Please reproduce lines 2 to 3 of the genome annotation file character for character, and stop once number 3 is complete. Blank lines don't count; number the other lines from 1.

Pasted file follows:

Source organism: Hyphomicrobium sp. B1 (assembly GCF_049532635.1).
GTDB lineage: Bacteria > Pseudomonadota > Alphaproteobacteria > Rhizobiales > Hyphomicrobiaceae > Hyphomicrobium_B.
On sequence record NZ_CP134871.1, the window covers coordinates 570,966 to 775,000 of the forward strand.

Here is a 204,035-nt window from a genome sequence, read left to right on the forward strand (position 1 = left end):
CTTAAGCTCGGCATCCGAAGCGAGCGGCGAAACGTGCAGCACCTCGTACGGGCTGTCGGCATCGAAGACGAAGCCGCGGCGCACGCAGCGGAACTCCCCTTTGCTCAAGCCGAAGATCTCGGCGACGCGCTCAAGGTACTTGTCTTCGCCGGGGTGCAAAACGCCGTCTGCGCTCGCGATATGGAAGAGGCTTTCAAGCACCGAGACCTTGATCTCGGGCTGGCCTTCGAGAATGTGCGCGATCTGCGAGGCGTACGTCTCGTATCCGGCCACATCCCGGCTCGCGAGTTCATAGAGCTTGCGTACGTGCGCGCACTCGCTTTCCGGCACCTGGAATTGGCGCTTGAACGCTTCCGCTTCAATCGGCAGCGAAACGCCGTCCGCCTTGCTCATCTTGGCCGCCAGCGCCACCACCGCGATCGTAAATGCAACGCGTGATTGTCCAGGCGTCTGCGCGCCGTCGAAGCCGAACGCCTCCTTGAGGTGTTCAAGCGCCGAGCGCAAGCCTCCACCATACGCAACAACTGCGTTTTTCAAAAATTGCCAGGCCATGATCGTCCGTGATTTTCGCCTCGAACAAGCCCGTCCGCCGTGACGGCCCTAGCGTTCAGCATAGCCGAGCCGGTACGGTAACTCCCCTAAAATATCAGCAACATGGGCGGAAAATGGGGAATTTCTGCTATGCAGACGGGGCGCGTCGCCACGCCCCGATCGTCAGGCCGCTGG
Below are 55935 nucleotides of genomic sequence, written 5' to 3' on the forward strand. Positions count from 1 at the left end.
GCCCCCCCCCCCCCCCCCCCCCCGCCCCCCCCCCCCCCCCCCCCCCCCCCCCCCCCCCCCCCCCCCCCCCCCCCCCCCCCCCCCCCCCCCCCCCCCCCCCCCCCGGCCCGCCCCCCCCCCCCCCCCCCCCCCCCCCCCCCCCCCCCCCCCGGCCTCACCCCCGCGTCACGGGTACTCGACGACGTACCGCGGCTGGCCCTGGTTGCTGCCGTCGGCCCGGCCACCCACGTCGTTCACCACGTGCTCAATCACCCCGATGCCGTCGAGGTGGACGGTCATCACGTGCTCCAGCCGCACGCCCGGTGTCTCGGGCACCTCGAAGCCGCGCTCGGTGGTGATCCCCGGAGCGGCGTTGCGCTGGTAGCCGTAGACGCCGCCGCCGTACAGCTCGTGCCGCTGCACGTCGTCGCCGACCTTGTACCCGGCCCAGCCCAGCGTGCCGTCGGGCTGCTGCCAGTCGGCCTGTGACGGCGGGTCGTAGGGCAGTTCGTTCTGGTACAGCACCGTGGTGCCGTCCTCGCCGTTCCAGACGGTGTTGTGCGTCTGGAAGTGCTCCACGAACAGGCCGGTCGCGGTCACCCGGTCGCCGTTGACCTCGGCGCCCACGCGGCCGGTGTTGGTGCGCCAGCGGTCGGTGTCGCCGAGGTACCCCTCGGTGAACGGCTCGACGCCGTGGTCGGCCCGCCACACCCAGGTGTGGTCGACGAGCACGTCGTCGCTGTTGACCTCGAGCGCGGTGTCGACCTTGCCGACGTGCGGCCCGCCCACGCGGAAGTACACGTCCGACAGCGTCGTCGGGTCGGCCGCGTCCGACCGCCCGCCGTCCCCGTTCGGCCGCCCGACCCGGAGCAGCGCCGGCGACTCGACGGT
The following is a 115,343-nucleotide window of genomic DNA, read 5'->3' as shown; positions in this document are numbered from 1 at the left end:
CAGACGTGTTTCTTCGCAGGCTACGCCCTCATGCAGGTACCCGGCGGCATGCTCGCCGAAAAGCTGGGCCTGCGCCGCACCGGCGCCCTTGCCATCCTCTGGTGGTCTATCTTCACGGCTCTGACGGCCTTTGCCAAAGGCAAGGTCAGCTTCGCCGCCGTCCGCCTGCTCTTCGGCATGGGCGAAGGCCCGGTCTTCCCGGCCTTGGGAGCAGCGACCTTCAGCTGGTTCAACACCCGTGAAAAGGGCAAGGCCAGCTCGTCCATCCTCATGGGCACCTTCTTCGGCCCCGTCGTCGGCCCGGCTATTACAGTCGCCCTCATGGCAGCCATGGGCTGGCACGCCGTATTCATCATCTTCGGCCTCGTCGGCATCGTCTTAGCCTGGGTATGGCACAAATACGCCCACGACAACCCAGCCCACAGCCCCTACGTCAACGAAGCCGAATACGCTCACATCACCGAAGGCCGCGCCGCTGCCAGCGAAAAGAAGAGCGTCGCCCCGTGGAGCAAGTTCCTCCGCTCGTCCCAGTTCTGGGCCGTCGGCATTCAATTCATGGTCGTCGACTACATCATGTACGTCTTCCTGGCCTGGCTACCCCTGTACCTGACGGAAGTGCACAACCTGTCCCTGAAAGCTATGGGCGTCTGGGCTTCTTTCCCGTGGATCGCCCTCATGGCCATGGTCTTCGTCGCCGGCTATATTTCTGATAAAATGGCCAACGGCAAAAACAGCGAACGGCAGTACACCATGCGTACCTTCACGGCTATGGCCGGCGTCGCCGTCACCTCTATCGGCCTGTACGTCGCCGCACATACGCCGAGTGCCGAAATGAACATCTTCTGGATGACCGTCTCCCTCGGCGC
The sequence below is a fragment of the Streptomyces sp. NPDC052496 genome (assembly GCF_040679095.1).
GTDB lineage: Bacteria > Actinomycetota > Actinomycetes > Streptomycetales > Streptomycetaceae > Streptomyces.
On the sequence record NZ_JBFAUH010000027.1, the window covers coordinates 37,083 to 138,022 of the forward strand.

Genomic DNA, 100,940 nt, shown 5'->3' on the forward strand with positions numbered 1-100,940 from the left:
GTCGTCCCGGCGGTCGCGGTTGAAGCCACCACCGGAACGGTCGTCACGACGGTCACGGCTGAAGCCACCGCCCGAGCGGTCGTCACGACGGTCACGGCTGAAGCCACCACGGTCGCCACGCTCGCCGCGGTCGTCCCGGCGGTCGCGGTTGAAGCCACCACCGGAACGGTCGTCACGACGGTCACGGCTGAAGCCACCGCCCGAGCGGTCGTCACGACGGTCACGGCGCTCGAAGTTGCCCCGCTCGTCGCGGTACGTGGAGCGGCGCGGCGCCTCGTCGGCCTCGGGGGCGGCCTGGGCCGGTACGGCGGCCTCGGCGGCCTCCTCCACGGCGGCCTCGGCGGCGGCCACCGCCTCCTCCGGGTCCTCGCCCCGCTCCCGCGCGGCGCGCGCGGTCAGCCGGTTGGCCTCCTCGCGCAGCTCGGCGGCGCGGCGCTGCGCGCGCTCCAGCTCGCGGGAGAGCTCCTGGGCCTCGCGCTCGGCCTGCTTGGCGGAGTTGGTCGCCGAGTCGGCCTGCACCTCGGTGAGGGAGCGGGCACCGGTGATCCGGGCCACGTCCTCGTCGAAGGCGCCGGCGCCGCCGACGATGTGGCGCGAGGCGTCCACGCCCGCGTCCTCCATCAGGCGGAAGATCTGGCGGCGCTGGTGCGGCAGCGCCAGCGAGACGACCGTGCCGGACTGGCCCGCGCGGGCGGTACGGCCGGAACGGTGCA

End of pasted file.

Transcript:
GTDB lineage: Bacteria > Pseudomonadota > Alphaproteobacteria > Rhizobiales > Hyphomicrobiaceae > Hyphomicrobium_B.
On sequence record NZ_CP134871.1, the window covers coordinates 570,966 to 775,000 of the forward strand.